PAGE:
Otoliths number twenty-nine

shades of rectangles

The new issue of Otoliths (a magazine of many e-things) is out, issue number twenty-nine, and both Paul Pfleuger, Jr. and myself have some new poems inside it:

pfleuger villain subjectPaul Pfleuger, Jr.

metz dronesScott Metz

Also of interest to R’r readers in the issue: Jack Galmitz has 8 visuals (one of which is the untitled piece up above), Camille Martin has 12 short poems, and Johannes S. H. Bjerg has two sequences and a visual.

Marlene Mountain

sol12 copy

A couple weeks back, The Haiku Foundation began a new feature entitled Book of the Week, highlighting haiku collections of the past and shedding new light on them. A digging up and a re-introduction of sorts. Cool idea.

In honor of their first selection, Marlene Mountain’s groundbreaking collection, the old tin roof (1976), I thought it fitting to share here Jack Galmitz’s in depth essay on Mountain’s oeuvre, “then I must go to the Mountain: (space reserved) for Marlene Mountain,” which appeared in R’r 12.2.

To read a PDF of Jack Galmitz’s essay, click on the title here: then I must go to the Mountain.

To read Mountain’s the old tin roof in it’s entirety, part of The Haiku Foundation’s Digital Library, click here.

R’r 12.3

way mark harris R'r cover copy– click on the cover to read the issue as a flipbook –

– R’r 12.3 (downloadable PDF) –

. . .

scorpion prize 27 by Craig Dworkin

70+ new poems

Part I of an interview with translator Makoto Ueda

MASKS 4

3 essays by Jack Galmitz on the work of Robert Boldman, Richard Gilbert, & Mark Harris

& the announcement of a new section in R’r: homeland

submission deadline for 13.1 is April 1, 2013: scott@roadrunnerjournal.net

seekings

Perhaps the appraisal of Marlene Mountain that is most important of all comes from Haruo Shirane, author of the influential book Traces of Dreams: Landscape, Cultural Memory, and the Poetry of Bashō (Stanford University Press, 1998): in 2001, he wrote to her:

Dear Marlene,

I consider [William J.] Higginson to be a close friend and I admire his work greatly, but here I must offer a different opinion with regard to your work. Whether or not it fits some definition of haiku is of little relevance in the larger picture. The fact is that it is superior poetry, much superior to almost the entire body of what has been narrowly defined in North America as *haiku.* Bashō, like his great rival, Saikaku, felt that it was not form that counted, it was the poetry, the quality of the words, how it could move the reader. In their younger years, they broke all kinds of rules. Saikaku was criticized severely, and was told he was just *blowing dust.* But it was in the process of breaking rules that these poets often made their greatest poetic achievements. Great poets don’t stick to rules; they make their own. You belong in that company.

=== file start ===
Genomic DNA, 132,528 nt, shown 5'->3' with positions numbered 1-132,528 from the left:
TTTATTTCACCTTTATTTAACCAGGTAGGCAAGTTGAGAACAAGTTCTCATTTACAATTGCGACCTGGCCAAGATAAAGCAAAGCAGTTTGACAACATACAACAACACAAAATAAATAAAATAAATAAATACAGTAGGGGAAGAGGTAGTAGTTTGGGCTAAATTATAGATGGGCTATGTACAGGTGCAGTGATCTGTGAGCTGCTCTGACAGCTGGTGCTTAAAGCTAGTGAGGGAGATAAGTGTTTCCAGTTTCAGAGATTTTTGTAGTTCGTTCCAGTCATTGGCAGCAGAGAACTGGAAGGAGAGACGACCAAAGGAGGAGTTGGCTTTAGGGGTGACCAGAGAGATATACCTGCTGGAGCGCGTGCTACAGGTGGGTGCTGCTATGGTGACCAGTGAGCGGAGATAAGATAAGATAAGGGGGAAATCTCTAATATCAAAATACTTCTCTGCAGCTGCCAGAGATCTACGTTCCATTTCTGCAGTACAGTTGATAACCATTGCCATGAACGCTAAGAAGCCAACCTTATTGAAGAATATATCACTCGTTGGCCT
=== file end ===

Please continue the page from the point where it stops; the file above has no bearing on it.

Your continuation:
To put it another way, what was most important for Bashō was what was called *haikai spirit*, to be constantly seeking new horizons, new forms, new words, new emotions. In my view, you have that spirit.

Haruo Shirane (Columbia University)

 —

excerpted from Jack Galmitz’s essay “then I must go to the Mountain: (space reserved) for Marlene Mountain” (R’r 12.2), and can also be found in his collection of essays, Views (Cyberwit Press, 2012)

R’r 12.2

 —click on the image above to read the issue as a flipbook via issuu

OR

—DOWNLOAD A PDF DOCUMENT OF R’r 12.2 : 2012

cover: Masako Metz (2012)

scorpion prize 26 by Mark Wallace

* 78 ku *

two essays by Jack Galmitz:

then I must go to the Mountain: (space reserved) for Marlene Mountain

&

Descant: Dimitar Anakiev’s Rustic

*

submissions for 12.3 due by December 1st / send to: scott@roadrunnerjournal.net

interviews by Jack Galmitz with Chris Gordon & Peter Yovu

“While I’ve been very conscious over the years of using such poetic tools as juxtaposition, indeterminacy, sampling, and randomness to create haiku, I’ve been thinking in terms of images, feelings, senses, the matter of the poem. That the difference lay in the comparison of elements, not so much in the valence of meaning or the shifting of themes or focus.

In other words, I haven’t thought of it as an overlay of two different worlds, only an overlay of experiences. The mystical world and the mundane world are the same to me. Or so I strive to make them so. Sometimes it’s easy. Sometimes it takes a great knack.”

—Chris Gordon

The Superlative Quotidian: An Interview with Chris Gordon

A Hundred Gourds 1.1 (2011)